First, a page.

From the Archives, 1966: The first sod is turned at VFL Park

First published in The Age on January 6, 1966

The first sod is turned at VFL Park

Three big earth machines stood ready to go into action in a paddock at Waverley yesterday afternoon…

… And they were quick to move in when the all clear came from the Victorian Football League president, Sir Kenneth Luke.

Construction work on the terracing at Waverley Park in 1967.Credit:Alan Lambert

Minutes after Sir Kenneth had turned the first sod at the VFL Park, Waverley, the bulldozers and graders driven by John Smith, Bruce Sinclair and Bill Thorne went into action.

They began gouging big holes in the earth and pulling down trees to make way for the new League ground which is expected to be opened by 1968.

Yesterday’s historic occasion is sure to be remembered by the 70-odd people who attended the “turning of the first sod” ceremony.

Sir Kenneth turned the first spade in the spot where the ball will be bounced on the new ground.

There was a football there to give a touch of the real thing.

The last game at Waverley Park in 1999 pitted the Hawks against the Swans in front of a capacity crowd of 72,130. Credit:Joe Armao

Besides Sir Kenneth, three other men made their mark on the new ground.

They were the former Governor of Victoria and patron of the VFL Sir Dallas Brooks, former Carlton coach Percy Bentley and Footscray committeeman Jim Bingham.

  • Sir Dallas bounced the ball for the first time in the “centre” of the Waverley ground.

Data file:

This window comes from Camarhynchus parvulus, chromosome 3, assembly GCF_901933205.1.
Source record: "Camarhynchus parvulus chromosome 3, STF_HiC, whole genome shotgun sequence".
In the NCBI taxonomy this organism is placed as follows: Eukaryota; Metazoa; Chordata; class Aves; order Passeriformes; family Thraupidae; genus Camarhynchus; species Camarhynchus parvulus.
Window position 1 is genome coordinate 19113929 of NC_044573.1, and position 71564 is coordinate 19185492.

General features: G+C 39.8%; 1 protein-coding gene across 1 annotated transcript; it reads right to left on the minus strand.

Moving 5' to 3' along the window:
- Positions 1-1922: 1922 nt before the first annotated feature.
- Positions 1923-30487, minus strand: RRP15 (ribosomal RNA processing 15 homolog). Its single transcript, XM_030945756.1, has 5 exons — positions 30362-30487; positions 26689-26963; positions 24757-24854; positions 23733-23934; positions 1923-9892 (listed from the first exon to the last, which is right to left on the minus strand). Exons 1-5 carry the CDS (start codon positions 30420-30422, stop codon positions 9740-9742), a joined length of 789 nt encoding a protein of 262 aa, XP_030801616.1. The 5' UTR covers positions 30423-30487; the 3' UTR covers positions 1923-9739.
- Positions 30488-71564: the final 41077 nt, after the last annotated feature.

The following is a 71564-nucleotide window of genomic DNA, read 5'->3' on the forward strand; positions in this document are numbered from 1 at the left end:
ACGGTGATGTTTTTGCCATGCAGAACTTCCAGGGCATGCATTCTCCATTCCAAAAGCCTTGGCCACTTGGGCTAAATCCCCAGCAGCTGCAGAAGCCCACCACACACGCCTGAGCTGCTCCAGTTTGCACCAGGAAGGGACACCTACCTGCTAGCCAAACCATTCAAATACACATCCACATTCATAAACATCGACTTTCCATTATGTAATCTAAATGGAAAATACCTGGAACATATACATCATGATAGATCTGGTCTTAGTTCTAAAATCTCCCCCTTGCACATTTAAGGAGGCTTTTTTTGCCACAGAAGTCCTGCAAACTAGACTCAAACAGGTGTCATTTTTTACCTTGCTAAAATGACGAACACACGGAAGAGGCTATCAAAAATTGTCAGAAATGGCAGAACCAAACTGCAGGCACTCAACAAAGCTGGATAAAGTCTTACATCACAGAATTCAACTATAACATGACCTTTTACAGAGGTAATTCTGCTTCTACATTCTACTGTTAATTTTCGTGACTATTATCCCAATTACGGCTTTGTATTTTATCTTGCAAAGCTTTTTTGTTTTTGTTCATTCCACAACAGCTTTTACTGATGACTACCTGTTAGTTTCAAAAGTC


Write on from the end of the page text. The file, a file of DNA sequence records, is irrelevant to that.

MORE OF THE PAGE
• Mr Bingham had the first kick – a short drop punt, and
  • Mr Bentley took the first mark.

The spade and the football used yesterday will form the basis of a football museum at the Waverley ground.

Before the ceremony, Sir Kenneth said the 212 acres bought at Waverley for £220,000 was now worth three times that amount.

“In the very near future it will be worth £1 million,” he said.

“It was suggested we build a ground at Heidelberg or Broadmeadows, but the League chose this site because we believe it is the fastest growing area of Melbourne.

“A survey of the whole Melbourne area was taken before we decided on this as the best district to build the new ground.”

Sir Kenneth said he would like the League to have grounds in the north, south, east and west outer areas of Melbourne, but this was impossible.

He added: “The present competition is unbalanced and will be until each club plays each other twice a season.

“Construction of the Waverley ground will help us extend the season, and to have two complete rounds of matches.”

First stage of the Waverley project will cost the League about £150,000. It is expected to the bready for use by 1968, and will accommodate 80,000 people.

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